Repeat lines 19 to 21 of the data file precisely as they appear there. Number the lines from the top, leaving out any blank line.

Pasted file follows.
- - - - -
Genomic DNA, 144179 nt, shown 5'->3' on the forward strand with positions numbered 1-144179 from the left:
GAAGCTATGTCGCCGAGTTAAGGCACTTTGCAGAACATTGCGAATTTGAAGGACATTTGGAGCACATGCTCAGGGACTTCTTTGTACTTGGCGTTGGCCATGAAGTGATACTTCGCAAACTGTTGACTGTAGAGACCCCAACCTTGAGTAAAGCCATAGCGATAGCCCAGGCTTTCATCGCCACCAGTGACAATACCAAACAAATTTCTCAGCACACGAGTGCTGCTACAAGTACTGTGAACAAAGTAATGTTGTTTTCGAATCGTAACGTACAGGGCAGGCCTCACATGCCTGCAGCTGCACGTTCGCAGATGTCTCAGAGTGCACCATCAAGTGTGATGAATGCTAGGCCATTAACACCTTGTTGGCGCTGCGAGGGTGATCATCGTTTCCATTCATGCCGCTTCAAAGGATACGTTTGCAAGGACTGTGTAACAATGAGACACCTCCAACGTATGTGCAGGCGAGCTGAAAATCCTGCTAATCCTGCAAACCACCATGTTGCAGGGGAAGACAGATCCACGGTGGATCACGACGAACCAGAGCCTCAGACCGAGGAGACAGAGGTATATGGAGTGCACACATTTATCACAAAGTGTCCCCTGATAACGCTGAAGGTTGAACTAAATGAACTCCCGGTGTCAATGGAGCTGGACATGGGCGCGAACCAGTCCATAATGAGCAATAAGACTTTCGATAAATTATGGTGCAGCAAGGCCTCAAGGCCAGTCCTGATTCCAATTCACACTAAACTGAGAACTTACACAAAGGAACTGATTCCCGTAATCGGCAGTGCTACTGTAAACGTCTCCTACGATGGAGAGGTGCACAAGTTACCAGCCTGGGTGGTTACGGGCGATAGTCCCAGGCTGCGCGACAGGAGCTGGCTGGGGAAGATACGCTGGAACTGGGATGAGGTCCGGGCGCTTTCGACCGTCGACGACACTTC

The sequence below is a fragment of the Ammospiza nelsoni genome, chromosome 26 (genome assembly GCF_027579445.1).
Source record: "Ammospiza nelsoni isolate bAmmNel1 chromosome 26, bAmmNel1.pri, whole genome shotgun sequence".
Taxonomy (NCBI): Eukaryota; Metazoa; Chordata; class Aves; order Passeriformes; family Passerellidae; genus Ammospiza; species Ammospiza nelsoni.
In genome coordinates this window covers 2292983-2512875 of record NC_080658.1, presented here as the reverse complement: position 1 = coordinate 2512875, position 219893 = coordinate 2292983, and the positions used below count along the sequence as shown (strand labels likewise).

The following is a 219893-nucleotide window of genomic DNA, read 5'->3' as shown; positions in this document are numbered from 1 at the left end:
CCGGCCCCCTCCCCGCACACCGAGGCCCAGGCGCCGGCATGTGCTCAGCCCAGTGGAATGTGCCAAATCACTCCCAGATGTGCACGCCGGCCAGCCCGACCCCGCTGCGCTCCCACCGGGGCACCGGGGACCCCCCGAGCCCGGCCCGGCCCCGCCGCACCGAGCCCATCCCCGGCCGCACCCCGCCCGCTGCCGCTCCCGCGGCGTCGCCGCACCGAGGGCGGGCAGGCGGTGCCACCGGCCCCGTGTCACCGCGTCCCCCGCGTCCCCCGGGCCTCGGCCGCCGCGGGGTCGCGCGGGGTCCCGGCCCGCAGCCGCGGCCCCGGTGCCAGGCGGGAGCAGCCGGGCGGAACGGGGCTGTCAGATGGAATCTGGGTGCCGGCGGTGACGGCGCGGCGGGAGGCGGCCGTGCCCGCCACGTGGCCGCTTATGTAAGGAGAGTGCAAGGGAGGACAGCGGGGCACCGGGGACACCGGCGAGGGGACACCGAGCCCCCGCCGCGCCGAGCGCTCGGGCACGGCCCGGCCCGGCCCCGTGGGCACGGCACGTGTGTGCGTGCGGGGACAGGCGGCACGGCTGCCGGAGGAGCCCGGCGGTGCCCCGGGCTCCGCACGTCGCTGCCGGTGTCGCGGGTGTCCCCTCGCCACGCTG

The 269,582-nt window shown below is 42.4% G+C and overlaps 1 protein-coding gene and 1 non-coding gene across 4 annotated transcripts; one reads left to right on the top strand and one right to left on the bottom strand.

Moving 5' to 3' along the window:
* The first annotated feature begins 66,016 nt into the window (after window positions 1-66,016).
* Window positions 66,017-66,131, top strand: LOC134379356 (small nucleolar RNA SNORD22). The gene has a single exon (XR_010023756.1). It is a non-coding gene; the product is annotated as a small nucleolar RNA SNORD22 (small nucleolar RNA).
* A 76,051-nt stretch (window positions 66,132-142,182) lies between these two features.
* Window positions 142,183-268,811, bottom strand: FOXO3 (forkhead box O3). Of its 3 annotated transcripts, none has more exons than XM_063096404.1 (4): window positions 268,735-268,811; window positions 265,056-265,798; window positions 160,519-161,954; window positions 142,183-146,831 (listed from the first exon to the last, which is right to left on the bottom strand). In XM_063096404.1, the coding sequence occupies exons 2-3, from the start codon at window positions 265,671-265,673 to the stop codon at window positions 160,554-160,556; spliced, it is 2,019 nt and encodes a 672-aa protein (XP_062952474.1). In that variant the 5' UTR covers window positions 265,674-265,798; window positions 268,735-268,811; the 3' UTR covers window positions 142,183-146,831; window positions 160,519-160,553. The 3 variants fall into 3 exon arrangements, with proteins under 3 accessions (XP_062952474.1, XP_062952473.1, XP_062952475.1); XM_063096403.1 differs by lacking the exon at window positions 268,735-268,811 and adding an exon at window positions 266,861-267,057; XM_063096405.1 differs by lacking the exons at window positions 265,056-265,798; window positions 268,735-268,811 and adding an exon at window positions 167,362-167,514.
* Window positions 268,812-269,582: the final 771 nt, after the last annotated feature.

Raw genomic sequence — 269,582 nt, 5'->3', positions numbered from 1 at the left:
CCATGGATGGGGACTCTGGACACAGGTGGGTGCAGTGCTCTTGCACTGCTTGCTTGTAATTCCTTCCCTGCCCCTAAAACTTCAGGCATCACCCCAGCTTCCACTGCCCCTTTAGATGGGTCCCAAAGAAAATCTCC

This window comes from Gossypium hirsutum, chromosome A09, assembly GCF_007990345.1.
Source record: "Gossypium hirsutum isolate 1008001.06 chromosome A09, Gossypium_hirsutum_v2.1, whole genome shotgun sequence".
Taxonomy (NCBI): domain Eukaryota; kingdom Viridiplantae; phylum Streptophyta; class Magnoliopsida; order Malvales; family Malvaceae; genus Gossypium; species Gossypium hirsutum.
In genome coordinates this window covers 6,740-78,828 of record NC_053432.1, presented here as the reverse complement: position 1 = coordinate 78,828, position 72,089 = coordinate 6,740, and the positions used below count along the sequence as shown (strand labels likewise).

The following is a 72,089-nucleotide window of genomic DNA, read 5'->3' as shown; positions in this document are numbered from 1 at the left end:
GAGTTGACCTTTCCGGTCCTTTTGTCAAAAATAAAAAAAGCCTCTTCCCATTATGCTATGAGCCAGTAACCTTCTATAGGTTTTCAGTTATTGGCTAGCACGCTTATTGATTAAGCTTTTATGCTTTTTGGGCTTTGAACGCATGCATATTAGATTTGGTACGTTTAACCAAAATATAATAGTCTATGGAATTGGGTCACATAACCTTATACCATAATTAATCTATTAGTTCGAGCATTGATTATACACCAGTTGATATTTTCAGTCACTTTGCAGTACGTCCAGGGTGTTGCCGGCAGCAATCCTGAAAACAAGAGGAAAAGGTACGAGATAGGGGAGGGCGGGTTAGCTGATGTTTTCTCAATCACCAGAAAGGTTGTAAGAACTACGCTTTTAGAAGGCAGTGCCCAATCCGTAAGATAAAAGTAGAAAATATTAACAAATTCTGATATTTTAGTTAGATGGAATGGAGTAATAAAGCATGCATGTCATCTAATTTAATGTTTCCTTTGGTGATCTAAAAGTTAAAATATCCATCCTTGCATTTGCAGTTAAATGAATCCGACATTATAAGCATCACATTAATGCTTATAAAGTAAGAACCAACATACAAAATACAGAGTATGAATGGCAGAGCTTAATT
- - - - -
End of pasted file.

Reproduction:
Source record: "Gossypium hirsutum isolate 1008001.06 chromosome A09, Gossypium_hirsutum_v2.1, whole genome shotgun sequence".
Taxonomy (NCBI): domain Eukaryota; kingdom Viridiplantae; phylum Streptophyta; class Magnoliopsida; order Malvales; family Malvaceae; genus Gossypium; species Gossypium hirsutum.
In genome coordinates this window covers 6,740-78,828 of record NC_053432.1, presented here as the reverse complement: position 1 = coordinate 78,828, position 72,089 = coordinate 6,740, and the positions used below count along the sequence as shown (strand labels likewise).